Consequently, the network adapts through the process of compromise and competition, called correlation, in which each entity accepts, rejects or changes its relationship with other agents based upon its needs and the changing environment.

Kauffman referred to the interdependent bonding of agents as “coupling,” and Marion categorized these relationships as loose, moderate or tight.

Tightly coupled agents display high degrees of interdependence, while other sets of agents are described as moderately or only loosely coupled due to low degrees of interdependence.

Holland referred that these sets of agents bond through the process of correlation and are united by shared purpose or interest as “aggregates”. Aggregates may accumulate with many other sets of agents or structures to form meta-aggregates and further connect with yet other structures that accomplish diverse functions or roles to then form meta-meta-aggregates. This accumulation of aggregates does not imply hierarchy or fixed structures. Instead complex networks are said to be recursive, meaning that through the process of aggregation and correlation the network develops redundant multi-way chains of causality to accomplish its collective interests and contribute to the network’s resilience.

Resilience is the capability of complex networks to absorb or recuperate from assaults on its constituent parts. The resilience of complex systems can be attributed primarily to its self organizing characteristic.

The elements of self-organization enable a complex network to behave like viruses that spontaneously seek opportunities to spread and adapt in the face of adversity to form more virulent strains.

In complex networks adaptation is spontaneous, because innovation emerges from the constituent parts rather than a single directing intelligence.

Complexity Theory implies that hierarchical organizations can never be as resilient as complex networks, because the power of complex networks resides not within its leadership or a few capabilities, but within its ability to spontaneously adapt to changes in the surrounding environment.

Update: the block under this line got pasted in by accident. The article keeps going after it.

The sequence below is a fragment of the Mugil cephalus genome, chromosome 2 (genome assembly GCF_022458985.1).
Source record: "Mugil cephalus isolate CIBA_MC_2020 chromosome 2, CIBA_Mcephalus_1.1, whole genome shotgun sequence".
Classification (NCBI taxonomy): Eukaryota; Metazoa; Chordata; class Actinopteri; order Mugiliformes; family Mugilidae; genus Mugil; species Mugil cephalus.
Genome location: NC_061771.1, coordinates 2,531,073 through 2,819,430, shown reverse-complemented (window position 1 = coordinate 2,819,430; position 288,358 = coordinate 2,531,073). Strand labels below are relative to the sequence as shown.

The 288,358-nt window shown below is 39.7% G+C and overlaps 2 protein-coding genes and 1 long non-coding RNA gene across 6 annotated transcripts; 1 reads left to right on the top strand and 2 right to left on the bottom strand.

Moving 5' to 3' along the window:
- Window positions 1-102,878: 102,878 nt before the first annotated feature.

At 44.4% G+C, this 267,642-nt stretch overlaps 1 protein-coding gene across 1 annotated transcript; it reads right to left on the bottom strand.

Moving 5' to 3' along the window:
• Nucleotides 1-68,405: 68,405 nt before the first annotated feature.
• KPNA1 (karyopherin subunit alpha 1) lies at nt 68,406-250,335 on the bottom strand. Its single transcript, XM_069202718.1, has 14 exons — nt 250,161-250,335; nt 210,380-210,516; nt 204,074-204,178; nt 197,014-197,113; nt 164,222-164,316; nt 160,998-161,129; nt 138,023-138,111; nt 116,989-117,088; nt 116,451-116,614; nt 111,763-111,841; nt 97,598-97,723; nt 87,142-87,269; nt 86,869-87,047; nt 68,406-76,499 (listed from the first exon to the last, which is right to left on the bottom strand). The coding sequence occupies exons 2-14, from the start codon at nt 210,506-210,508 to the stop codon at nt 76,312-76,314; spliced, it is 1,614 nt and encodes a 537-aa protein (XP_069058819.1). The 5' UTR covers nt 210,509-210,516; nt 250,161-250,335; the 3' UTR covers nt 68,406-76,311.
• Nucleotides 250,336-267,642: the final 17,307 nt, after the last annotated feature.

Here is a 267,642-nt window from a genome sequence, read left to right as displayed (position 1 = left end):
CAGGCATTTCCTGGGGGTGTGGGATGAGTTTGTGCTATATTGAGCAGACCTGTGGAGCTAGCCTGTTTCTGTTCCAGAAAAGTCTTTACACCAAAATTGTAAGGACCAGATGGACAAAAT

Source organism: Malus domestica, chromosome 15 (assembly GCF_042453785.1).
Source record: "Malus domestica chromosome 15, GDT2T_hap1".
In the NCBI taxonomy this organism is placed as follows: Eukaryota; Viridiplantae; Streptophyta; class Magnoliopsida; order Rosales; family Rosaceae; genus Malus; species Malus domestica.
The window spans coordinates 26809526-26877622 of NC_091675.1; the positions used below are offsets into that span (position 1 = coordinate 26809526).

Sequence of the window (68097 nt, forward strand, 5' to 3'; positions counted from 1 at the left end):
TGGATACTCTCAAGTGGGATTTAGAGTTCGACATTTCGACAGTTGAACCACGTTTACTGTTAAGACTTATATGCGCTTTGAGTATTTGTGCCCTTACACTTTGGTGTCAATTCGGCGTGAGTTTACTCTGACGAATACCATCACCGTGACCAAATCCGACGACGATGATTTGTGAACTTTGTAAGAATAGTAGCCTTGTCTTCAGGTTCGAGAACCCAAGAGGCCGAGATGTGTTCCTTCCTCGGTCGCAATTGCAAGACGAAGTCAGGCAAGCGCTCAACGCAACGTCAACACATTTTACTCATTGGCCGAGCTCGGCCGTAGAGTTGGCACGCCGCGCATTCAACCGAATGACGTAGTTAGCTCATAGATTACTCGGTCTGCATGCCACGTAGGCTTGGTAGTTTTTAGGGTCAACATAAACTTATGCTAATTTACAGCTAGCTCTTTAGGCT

Consequently, multidirectional and redundant pathways of interdependent relationships allow networks to survive assaults on its constituent parts.

Furthermore, agents change their levels of dependencies (tight, moderate, or loose coupling) with other agents and aggregates to further enhance their resilience.

Loosely coupled networks can absorb changes in the environment and assaults on the network due to the low interdependence levels.

Conversely, tight couplings enhance close coordination and cooperation, but are highly interdependent and as a result they are more vulnerable to

In summary, complex networks adapt and self-organize to seek the optimal balance of all three types of coupling to enhance their individual and collective performance and resilience.

The fitness of a network is proportional to its degree of emergence and resilience, or said another way, its ability to self-propagate and recuperate.

A fit network has to have three main elements:

• first it must have a multitude of individual entities;

• second those entities must be compelled by a need to interact; and

• third the network must possess a balance of loose, moderate and tight coupling appropriate to its needs.

The more broad, urgent and widely accepted the need or interest, the larger and more fit the network. Therefore, fit networks can emerge from common need preferences that are neither attainable individually nor provided through other alternatives.

A multitude of loose and moderately coupled interrelationships allows the network to dissipate the impact of assaults or environmental changes.

Conversely, tightly coupled networks are vulnerable for disruption, because damage to one part of the network can easily surge across numerous linkages causing network wide damage.

Likewise, network fitness is vulnerable to alternative structures or other networks that more efficiently or effectively compete for the need preferences of its agents. Faced with other alternatives, some loose and some lesser number of moderately coupled agents will choose to bond with structures that require fewer sacrifices or compromise of their individual need preferences.

This paper will now examine al Qaeda’s behavior using the three characteristics of Complexity Theory described in the previous section to demonstrate that al Qaeda is a complex dynamic network.

Analyzing the 9/11 terrorist plot, terrorist financing and al Qaeda’s broader organizational behaviors will show that al Qaeda exhibits the characteristics of emergence, self organization and resilience.

The formation of 9/11 terrorist cells as described by the CIA Director, George Tenant, in Congressional testimony provides a clear example of the emergent nature of the al Qaeda network.